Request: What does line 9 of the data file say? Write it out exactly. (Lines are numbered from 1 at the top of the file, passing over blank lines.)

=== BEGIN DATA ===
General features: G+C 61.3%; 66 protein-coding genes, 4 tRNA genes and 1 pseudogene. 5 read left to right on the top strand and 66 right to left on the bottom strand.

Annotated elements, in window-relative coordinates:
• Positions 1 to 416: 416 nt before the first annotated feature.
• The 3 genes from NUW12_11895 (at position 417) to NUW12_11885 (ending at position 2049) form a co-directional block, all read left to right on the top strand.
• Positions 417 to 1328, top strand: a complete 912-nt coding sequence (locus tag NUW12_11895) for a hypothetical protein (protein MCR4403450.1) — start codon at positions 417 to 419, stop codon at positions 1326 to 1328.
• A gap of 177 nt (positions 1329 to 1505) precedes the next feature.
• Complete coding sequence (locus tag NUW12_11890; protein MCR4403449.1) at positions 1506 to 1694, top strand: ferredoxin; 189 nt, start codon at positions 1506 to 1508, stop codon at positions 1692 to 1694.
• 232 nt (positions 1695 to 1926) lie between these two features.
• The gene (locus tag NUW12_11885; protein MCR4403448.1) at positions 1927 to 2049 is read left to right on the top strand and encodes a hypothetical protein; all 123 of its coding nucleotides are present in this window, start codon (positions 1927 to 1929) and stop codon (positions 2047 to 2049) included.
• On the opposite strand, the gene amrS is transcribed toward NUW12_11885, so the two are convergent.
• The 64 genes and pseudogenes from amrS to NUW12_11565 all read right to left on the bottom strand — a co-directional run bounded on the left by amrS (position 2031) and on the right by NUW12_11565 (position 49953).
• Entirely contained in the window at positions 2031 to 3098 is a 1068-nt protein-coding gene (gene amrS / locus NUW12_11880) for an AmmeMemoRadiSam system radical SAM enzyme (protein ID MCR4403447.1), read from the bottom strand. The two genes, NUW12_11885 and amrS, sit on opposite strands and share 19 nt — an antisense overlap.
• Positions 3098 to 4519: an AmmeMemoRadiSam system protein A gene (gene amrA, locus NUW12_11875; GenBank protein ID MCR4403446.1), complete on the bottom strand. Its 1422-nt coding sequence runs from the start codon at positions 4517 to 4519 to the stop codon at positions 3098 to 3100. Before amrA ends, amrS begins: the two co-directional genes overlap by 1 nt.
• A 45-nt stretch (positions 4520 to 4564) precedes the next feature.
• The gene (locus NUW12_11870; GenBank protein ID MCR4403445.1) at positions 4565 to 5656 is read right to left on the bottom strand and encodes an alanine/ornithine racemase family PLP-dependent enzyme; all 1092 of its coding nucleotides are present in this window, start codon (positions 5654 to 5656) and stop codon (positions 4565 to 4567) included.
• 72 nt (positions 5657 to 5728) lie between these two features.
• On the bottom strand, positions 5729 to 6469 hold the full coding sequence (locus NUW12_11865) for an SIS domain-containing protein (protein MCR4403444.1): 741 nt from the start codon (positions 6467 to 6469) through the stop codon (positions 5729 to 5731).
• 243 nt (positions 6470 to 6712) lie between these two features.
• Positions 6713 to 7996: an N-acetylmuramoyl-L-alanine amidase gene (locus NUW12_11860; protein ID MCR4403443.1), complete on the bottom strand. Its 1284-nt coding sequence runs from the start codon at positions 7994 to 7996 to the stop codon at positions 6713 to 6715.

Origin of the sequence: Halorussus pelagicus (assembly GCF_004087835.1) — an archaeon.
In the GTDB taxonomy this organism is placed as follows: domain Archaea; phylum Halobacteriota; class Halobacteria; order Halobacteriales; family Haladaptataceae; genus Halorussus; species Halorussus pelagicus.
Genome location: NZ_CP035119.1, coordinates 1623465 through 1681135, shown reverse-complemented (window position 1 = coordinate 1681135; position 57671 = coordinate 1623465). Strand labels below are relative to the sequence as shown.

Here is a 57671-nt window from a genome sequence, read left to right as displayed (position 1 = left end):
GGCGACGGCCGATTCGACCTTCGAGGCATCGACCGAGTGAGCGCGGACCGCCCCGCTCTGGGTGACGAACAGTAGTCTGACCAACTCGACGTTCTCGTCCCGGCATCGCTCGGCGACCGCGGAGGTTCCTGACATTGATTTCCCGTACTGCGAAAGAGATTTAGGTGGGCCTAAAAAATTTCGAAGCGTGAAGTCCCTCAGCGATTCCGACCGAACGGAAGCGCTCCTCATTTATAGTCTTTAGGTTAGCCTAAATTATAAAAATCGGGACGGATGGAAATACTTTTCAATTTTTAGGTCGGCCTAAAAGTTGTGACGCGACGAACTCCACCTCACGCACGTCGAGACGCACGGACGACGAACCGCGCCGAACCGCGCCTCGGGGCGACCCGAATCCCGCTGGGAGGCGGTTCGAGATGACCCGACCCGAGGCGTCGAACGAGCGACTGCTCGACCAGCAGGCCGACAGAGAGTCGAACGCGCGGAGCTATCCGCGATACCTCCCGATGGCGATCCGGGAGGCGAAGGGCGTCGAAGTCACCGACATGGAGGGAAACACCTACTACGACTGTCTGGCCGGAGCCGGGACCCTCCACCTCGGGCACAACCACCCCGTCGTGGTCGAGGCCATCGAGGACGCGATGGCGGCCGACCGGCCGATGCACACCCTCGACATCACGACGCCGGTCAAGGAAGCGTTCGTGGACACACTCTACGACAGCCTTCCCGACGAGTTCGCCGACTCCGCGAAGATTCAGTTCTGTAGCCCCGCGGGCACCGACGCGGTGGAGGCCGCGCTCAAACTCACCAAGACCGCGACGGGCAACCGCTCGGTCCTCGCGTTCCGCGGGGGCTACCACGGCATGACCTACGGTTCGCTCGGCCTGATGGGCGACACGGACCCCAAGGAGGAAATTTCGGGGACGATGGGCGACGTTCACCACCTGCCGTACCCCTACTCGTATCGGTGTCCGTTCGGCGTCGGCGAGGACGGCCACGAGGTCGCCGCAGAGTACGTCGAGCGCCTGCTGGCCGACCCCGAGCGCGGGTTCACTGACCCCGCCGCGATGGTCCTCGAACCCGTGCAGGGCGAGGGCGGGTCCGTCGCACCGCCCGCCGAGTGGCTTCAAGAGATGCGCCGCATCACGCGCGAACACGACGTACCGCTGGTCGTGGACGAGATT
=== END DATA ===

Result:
• The gene (locus tag NUW12_11885; protein MCR4403448.1) at positions 1927 to 2049 is read left to right on the top strand and encodes a hypothetical protein; all 123 of its coding nucleotides are present in this window, start codon (positions 1927 to 1929) and stop codon (positions 2047 to 2049) included.